Rafael displayed a more refined version of its Spike Firefly loitering munition during the International Armoured Vehicles (IAV) 2020 conference held in London on 20-23 January, and revealed it has been integrated with vehicles.
When it was unveiled in 2018, the Spike Firefly was presented as both a recoverable mini-unmanned aerial vehicle (UAV) and a loitering munition that enables dismounted soldiers to perform reconnaissance and engage targets beyond the operator's line of sight.
During IAV, the Israeli company showed footage of trials that took place in the summer of 2019 of the system integrated with its testbed vehicle for the Israeli military's Carmel programme, which is developing technologies for next-generation armoured fighting vehicles.
Rafael said the Spike Firefly is now ready for integration with other vehicles. It showed computer models of a newer version of its Samson 30 mm turret that can carry a multi-mission payload that could include multiple Spike Firefly munitions.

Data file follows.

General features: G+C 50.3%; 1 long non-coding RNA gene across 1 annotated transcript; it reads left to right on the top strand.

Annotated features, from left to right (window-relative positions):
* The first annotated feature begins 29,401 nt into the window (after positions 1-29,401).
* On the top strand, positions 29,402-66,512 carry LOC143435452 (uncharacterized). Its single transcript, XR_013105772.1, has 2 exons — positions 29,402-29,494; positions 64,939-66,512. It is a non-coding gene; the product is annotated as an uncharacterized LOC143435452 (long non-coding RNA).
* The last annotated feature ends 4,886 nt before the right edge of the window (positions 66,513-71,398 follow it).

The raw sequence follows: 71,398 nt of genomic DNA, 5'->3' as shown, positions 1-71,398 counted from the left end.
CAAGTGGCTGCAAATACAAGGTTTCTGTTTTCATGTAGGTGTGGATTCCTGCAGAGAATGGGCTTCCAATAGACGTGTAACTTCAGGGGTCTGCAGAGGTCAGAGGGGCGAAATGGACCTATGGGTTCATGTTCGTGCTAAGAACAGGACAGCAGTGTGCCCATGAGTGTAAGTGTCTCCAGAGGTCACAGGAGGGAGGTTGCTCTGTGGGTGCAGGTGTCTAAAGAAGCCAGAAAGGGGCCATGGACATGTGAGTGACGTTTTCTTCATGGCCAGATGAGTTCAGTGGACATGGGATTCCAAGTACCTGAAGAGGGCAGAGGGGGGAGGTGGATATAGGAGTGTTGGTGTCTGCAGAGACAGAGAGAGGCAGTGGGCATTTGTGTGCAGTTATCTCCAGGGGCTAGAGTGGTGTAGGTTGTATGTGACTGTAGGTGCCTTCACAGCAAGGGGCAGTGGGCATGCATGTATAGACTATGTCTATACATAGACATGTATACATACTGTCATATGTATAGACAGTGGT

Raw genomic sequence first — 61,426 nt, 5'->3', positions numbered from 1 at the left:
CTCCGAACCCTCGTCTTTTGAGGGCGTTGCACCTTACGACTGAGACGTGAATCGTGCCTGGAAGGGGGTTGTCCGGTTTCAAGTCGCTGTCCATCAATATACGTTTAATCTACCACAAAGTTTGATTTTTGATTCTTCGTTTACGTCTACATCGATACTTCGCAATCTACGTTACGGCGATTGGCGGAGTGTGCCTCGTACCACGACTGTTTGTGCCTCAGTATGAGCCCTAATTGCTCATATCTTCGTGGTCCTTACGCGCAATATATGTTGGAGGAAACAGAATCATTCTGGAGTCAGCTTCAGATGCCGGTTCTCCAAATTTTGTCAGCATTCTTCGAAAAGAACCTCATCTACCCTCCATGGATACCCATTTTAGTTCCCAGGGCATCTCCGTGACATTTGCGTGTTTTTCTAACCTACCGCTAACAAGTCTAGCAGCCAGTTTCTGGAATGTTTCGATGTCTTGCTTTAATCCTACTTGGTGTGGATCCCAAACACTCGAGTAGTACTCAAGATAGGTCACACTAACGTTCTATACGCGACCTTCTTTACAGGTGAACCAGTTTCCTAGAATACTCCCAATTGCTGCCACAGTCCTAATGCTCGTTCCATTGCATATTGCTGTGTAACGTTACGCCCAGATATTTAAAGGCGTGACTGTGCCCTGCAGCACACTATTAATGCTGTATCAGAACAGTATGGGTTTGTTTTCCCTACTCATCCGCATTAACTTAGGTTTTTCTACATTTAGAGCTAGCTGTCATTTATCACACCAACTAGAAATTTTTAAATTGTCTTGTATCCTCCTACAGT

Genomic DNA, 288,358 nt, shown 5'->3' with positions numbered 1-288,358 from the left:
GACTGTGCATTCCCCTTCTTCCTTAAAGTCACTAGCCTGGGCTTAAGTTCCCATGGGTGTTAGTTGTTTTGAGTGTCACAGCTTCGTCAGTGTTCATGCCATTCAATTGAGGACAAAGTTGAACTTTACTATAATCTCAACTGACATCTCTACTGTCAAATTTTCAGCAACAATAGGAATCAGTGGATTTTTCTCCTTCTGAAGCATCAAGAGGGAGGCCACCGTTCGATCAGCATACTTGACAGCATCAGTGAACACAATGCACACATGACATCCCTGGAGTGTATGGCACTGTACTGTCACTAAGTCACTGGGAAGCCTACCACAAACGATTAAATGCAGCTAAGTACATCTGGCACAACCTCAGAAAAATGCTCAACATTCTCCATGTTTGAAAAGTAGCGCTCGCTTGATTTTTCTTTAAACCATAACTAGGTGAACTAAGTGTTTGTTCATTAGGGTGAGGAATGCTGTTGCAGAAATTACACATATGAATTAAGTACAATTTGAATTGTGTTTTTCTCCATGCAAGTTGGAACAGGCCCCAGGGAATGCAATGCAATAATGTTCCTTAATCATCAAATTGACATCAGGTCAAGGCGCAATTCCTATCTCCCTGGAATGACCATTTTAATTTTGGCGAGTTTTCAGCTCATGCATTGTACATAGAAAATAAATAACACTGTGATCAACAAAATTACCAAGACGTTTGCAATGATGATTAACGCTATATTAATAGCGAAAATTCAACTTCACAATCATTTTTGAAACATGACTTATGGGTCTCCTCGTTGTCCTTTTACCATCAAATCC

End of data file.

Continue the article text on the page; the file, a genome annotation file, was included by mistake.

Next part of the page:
The munition takes the form of a small UAV weighing less than 3 kg and is powered by coaxial counter-rotating two-blade propellers that fold away for storage. It has a maximum speed of 60 km/h, can dive at 70 km/h, and can fly in wind speeds of up to 36 km/h.
An infantry system consists of three munitions, a ruggedised control tablet, and a backpack that together weigh under 15 kg. A munition is pulled out of its transport container and set up on three retractable legs for launch.
The vehicle version has a three-tube launcher, with the munitions pushed out of the tube until their rotor blades deploy so they can fly out under their own power.
The munition carries a removable payload, with an omnidirectional high explosive fragmentation warhead currently being the only option, although others may be developed.
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